Daniel Cox writes for Business Insider about an important partisan divide among America’s youngest voters.

Something strange is happening between Gen Z men and women. Over the past decade, poll after poll has found that young people are growing more and more divided by gender on a host of political issues. Since 2014, women between the ages of 18 and 29 have steadily become more liberal each year, while young men have not. Today, female Gen Zers are more likely than their male counterparts to vote, care more about political issues, and participate in social movements and protests.

While the gender gap is an enduring feature of American politics, at no time in the past quarter century has there been such a rapid divergence between the views of young men and women. The startling speed of the change suggests something more significant is going on than just new demographic patterns, such as rising rates of education or declining adherence to a religion — the change points to some kind of cataclysmal event. After speaking with more than 20 Gen Zers, my colleagues at the Survey Center on American Life and I found that among women, no event was more influential to their political development than the #MeToo movement.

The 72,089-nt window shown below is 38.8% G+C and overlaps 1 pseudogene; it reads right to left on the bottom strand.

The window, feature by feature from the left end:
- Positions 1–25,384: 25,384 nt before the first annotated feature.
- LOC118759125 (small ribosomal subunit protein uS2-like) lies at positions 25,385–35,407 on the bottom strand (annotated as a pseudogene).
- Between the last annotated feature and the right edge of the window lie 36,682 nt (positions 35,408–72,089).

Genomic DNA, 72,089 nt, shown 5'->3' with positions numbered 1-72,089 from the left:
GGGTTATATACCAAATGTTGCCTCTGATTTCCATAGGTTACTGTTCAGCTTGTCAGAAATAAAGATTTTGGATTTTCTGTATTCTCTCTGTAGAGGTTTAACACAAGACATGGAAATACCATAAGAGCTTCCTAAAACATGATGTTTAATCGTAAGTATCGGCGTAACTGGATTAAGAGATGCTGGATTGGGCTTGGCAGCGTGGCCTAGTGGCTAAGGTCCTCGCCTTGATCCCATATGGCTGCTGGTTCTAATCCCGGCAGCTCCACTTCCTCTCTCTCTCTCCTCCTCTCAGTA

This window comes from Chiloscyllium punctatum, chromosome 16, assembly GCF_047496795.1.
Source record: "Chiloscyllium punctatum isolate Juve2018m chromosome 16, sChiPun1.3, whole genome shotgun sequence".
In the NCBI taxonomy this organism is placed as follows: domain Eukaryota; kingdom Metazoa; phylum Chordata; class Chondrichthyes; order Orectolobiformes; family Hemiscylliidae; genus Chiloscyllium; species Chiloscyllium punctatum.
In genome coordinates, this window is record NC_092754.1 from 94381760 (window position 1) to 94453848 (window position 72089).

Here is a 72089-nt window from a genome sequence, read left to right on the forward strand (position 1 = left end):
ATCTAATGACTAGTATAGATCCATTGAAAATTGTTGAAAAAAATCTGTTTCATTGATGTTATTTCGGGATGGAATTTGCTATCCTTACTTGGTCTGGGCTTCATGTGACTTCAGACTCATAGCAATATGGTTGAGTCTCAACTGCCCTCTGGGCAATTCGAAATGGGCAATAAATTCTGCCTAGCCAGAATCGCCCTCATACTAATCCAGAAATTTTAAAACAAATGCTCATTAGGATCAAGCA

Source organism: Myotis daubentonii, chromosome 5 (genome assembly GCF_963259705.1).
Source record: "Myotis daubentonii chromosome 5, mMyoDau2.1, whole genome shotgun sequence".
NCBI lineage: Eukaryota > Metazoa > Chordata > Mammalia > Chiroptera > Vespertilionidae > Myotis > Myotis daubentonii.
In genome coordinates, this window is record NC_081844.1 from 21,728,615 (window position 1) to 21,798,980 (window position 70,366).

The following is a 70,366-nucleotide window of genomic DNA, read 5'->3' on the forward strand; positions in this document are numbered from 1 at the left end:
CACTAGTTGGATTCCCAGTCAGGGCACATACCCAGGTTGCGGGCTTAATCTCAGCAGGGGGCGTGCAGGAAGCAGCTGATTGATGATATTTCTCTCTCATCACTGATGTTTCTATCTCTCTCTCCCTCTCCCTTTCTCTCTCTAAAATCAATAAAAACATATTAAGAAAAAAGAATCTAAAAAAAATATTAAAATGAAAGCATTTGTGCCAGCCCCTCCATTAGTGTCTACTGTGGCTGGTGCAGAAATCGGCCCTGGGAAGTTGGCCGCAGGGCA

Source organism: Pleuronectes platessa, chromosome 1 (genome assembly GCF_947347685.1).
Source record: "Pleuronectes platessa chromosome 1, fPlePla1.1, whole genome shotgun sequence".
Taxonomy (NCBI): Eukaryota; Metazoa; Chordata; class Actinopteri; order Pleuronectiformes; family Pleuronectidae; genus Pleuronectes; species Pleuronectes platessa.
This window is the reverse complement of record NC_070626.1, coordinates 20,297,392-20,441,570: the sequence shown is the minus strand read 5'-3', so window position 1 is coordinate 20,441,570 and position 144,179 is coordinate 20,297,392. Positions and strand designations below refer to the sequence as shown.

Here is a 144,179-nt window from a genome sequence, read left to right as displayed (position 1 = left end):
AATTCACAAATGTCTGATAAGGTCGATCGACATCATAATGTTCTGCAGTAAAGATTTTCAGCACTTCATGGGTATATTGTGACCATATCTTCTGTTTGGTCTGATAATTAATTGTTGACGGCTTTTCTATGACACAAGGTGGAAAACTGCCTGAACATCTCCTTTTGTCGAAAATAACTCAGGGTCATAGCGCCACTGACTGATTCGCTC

In 2017, women around the world began speaking out about their experiences with sexual assault and harassment. Gen Zers were then in high school and college, and for them, the movement came at a formative moment. “Luckily I had that all over social media to shape the way I look at dating and men,” a 21-year-old woman told us about #MeToo. She said it allowed her “to use other people’s experiences to form a sense of putting a guard up.” A 20-year-old woman offered a similar take — that #MeToo empowered her to stand up for herself: “I think it makes me less of a doormat.”